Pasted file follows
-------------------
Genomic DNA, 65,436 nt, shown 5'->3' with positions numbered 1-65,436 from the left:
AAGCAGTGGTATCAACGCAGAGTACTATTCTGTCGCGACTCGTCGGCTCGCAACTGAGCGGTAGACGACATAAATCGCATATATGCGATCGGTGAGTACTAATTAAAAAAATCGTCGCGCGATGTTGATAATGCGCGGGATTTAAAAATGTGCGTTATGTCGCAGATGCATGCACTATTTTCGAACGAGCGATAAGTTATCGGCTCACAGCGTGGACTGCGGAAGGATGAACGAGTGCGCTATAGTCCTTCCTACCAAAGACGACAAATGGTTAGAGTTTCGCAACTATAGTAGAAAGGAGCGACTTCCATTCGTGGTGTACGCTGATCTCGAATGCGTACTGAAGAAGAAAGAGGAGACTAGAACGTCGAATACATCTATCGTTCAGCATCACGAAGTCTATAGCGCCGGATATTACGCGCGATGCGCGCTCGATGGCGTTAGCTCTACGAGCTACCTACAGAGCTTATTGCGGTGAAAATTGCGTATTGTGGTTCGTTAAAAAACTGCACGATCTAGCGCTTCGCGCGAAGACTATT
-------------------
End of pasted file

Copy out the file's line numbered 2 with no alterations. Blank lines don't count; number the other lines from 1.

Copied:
AAGCAGTGGTATCAACGCAGAGTACTATTCTGTCGCGACTCGTCGGCTCGCAACTGAGCGGTAGACGACATAAATCGCATATATGCGATCGGTGAGTACTAATTAAAAAAATCGTCGCGCGATGTTGATAATGCGCGGGATTTAAAAATGTGCGTTATGTCGCAGATGCATGCACTATTTTCGAACGAGCGATAAGTTATCGGCTCACAGCGTGGACTGCGGAAGGATGAACGAGTGCGCTATAGTCCTTCCTACCAAAGACGACAAATGGTTAGAGTTTCGCAACTATAGTAGAAAGGAGCGACTTCCATTCGTGGTGTACGCTGATCTCGAATGCGTACTGAAGAAGAAAGAGGAGACTAGAACGTCGAATACATCTATCGTTCAGCATCACGAAGTCTATAGCGCCGGATATTACGCGCGATGCGCGCTCGATGGCGTTAGCTCTACGAGCTACCTACAGAGCTTATTGCGGTGAAAATTGCGTATTGTGGTTCGTTAAAAAACTGCACGATCTAGCGCTTCGCGCGAAGACTATT